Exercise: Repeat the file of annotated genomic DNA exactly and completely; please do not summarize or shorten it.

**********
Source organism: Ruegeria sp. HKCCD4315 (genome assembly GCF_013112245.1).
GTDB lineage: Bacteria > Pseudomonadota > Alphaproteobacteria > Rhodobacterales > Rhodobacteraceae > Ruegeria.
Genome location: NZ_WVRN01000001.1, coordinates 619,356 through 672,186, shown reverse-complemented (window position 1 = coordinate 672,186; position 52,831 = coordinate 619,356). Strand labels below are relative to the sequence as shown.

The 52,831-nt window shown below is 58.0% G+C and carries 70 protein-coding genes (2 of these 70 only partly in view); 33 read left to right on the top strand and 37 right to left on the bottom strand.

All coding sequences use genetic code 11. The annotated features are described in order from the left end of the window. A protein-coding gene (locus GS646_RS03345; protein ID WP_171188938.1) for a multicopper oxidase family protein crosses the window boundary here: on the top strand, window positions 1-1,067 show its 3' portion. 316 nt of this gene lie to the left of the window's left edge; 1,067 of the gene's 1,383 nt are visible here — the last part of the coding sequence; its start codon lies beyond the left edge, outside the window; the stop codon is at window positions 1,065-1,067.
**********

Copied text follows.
Source organism: Ruegeria sp. HKCCD4315 (genome assembly GCF_013112245.1).
GTDB lineage: Bacteria > Pseudomonadota > Alphaproteobacteria > Rhodobacterales > Rhodobacteraceae > Ruegeria.
Genome location: NZ_WVRN01000001.1, coordinates 619,356 through 672,186, shown reverse-complemented (window position 1 = coordinate 672,186; position 52,831 = coordinate 619,356). Strand labels below are relative to the sequence as shown.

The 52,831-nt window shown below is 58.0% G+C and carries 70 protein-coding genes (2 of these 70 only partly in view); 33 read left to right on the top strand and 37 right to left on the bottom strand.

All coding sequences use genetic code 11. The annotated features are described in order from the left end of the window. A protein-coding gene (locus GS646_RS03345; protein ID WP_171188938.1) for a multicopper oxidase family protein crosses the window boundary here: on the top strand, window positions 1-1,067 show its 3' portion. 316 nt of this gene lie to the left of the window's left edge; 1,067 of the gene's 1,383 nt are visible here — the last part of the coding sequence; its start codon lies beyond the left edge, outside the window; the stop codon is at window positions 1,065-1,067.